K.K.Hammond – lists her Top 5 Blues albums

Hot on the release of The Curse Of K.K. Hammond’s Death Roll Blues (check our review), K.K. herself joins us At The Barrier. Setting down the Resonator guitar for a short while she puts pen to paper for us, racking her brains over her Top 5 albums with a blues flavour

k k hammond

1. Skip James -The Complete Early Recordings of Skip James- 1930 (1994)

Skip James has always shone out to me as, easily, my favourite bluesman of all time! Skip’s falsetto voice and preferred open D minor tuning along with his stylistic intricacy, delicate guitar work, sombre lyrics and haunting delivery result in a signature style that is simply unmistakable and just so profoundly touching to me. His early recordings are my favourite and this collection features the best renditions of his songs in my opinion, most notably the early version of Devil Got My Woman. Skip changed the guitar phrasing somewhat in later recordings of this song and though it remained to be magnificent, this version irrefutably possesses you the first time you hear it. In the 2001 movie Ghost World, Steve Buscemi’s character sells a blues record featuring this song to Thora Birch’s character and she becomes somewhat obsessed with it and goes on a mission to find something like it. Steve’s character replies “there are no other records like that!

It tickles me that the legend of this song’s magnetic power is so profound that this factor made its way into movie lore. Every song on this album is spectacular but several of my other favourite songs of all time feature on it such as Hard Time Killin’ Floor Blues and Cypress Grove Blues. As a musician, I find this album a timeless treasure trove of inspiration and artistic expression as I could never tire of listening to it. It has influenced my approach to blues a great deal and a little of Skip can be heard subtly woven into many of my tracks!

2. Robert Johnson – The Complete Recordings 1936-1937 (1990)

There are multiple albums showcasing this incredible artist’s considerably small catalogue but this is the particular one I keep spinning. Robert Johnson is a quintessential blues artist and his work is just such crucial listening, not only for blues aficionados but to fans of the multitude of genres it influenced going forward making it just so historically significant. Robert most certainly lingers firmly near the top of my list of favourite bluesmen .

While I feel the myth, mystery and ‘soul-selling-devil-lore’ associated with him is constantly overblown and misunderstood as fact, I like the way he plays into these metaphors with his lyrics and embraces his position as somewhat of a nomadic outcast. However, he also sings stories of love, loss and everyday life which are still so relevant today. I’m not sure I have ever heard a collection of word’s more beautiful that the lyrics “blues fallin’ down like hail” in Hellhound On My Trail. Those always really stuck with me. I don’t think it’s any wonder that Robert’s work influenced so many musicians over the years and continues to do so today.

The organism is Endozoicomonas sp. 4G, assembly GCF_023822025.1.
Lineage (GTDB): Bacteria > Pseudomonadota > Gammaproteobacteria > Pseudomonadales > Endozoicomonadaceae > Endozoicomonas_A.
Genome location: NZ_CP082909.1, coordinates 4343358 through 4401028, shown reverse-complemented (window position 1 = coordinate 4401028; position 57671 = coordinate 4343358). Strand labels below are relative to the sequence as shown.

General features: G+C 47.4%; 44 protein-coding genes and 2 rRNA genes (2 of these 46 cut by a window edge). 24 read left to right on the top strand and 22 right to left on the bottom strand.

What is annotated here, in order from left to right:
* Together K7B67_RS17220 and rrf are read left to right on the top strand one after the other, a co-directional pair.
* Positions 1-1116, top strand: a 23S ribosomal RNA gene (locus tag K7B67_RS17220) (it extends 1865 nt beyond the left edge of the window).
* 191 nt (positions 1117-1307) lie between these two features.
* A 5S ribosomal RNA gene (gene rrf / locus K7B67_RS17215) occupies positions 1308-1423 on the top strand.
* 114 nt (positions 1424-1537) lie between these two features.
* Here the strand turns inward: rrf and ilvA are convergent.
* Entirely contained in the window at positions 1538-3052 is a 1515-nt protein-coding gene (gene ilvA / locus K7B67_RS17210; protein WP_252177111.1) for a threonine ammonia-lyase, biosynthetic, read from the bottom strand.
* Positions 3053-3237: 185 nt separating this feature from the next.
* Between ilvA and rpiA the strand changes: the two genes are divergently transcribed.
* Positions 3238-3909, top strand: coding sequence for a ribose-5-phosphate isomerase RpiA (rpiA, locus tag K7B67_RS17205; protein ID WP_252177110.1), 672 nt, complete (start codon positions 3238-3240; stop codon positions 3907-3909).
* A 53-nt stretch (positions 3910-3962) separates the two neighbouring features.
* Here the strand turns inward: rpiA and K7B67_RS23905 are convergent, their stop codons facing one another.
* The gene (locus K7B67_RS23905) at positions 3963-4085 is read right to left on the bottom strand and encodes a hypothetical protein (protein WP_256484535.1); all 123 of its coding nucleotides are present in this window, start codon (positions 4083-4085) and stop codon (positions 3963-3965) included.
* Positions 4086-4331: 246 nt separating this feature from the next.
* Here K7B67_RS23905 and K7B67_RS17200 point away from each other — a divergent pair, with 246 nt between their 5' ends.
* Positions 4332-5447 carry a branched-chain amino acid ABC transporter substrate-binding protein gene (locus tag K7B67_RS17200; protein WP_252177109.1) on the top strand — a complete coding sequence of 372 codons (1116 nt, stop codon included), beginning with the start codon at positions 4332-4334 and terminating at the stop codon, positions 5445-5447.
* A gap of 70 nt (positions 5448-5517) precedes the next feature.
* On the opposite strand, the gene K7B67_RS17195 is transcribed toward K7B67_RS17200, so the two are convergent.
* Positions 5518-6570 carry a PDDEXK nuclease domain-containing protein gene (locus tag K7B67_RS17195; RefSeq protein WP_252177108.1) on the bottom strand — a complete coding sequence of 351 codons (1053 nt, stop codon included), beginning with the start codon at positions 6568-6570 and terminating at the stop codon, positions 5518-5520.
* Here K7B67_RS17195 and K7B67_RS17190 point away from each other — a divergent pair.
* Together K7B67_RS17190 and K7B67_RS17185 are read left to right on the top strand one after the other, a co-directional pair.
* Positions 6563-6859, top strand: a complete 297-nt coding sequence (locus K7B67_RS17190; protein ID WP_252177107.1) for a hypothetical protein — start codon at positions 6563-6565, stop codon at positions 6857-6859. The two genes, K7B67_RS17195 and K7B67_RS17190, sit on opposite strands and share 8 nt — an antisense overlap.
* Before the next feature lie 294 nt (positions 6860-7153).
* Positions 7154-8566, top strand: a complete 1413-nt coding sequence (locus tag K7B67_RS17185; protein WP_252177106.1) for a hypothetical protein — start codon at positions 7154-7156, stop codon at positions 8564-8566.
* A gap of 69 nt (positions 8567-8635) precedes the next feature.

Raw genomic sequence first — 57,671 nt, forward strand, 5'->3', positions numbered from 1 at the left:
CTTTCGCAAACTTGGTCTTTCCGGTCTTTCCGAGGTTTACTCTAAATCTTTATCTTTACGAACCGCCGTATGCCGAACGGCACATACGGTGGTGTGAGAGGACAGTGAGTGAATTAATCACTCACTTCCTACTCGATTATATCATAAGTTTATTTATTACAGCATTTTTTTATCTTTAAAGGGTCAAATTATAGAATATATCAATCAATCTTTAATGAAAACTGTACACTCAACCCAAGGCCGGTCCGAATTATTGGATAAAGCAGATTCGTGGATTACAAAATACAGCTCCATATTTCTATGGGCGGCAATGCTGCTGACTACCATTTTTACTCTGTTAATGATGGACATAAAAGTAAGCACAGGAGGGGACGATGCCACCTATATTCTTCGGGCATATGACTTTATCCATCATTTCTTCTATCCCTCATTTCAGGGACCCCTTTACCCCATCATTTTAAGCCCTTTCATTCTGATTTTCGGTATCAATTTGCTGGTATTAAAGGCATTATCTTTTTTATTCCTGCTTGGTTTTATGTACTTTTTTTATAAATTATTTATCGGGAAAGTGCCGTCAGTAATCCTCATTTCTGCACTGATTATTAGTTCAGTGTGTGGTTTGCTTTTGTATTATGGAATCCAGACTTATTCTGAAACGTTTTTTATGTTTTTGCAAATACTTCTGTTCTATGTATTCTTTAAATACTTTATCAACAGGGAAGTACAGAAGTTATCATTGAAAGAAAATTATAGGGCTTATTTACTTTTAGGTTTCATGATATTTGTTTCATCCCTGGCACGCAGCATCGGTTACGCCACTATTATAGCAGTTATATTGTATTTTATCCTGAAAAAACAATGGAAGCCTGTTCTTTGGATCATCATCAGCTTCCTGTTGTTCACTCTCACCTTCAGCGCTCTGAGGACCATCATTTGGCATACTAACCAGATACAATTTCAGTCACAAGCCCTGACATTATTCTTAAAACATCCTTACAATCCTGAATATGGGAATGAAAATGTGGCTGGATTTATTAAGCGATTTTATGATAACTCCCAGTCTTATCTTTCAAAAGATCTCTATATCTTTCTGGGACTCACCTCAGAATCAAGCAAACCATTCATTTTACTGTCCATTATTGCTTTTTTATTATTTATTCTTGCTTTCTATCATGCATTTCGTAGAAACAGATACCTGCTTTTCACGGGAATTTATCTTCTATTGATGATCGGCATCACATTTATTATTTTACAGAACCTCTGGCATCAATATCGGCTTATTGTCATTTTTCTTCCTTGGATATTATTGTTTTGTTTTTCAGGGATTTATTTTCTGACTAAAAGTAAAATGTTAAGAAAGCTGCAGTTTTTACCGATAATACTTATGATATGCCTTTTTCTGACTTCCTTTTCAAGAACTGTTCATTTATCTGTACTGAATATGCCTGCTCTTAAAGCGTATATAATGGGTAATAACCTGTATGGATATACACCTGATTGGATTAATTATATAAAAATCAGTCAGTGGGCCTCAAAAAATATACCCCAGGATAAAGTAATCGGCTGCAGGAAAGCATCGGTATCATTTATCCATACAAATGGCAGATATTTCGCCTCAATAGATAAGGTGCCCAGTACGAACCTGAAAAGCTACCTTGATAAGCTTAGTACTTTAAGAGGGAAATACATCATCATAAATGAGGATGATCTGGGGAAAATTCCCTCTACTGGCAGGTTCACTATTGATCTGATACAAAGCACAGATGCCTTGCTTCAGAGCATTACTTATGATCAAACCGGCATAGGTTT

3. Nick Cave & The Bad Seeds – Murder Ballads (1996)

I was very young when I started listening to this album and the delivery and story telling in the lyrics delighted me and definitely had a strong hand in developing my obsession with murder ballads. The songs on the album are centred around death, murder and violence capturing raw emotion and darkness, a description you could just as well apply to my own music. I also really admired Nick’s eclectic amalgamation of musical styles and the fact that Nick collaborated with several talented female artists including PJ Harvey and Kylie Minogue, which added a unique touch to several of the tracks. It also paved the way for some of the duets I felt inspired to create such as The Ballad of Lampshade Ed and Death Roll Blues with my friend David & the Devil. The way all the songs on the album are similarly themed is more like a narrative than a collection of songs, another element of Nick’s approach that made its way onto my own album Death Roll Blues.

4. Son House – Father Of The Delta Blues: The Complete 1965 Sessions

Son House is another early blues musician who immediately captured my attention and had me spellbound. His powerful, raw vocals and organic, percussive slide guitar style are incredibly personal and human and tap straight into the deep roots and soul of the traditional African American music of the Mississippi delta. I especially love when son house uses his beautiful voice alone to deliver a song such as in John The Revelator or Grinnin’ in Your Face. I also love how he literally plays to the beat of his own drum in his rhythms. He is another master bluesman whose deeply personal lyrics visit themes of love, pain and redemption and these certainly went to heavily influence me as I developed my own musical style.

5. The Doors – The Doors (1967)

I know I’m not alone in regarding this album as one of the best in musical history and key in the development of rock music! The Doors approached the blues in such a unique and distinctive manner, something I feel is very true of all the choices I have made in my top 5 album list (which make them all appeal to me so much as someone trying to forge a new blues sound myself.) I have always admired Jim Morrison’s poetic lyrics and charismatic delivery as well as his bold and controversial (for the time anyway!) approach when it comes to dark, introspective themes such as love, death and madness. I feel this album is The Doors’ best as it features some of my favourite songs including The End, Break On Through and Alabama Song. It’s one of those albums you can play on a loop all night and never tire of.

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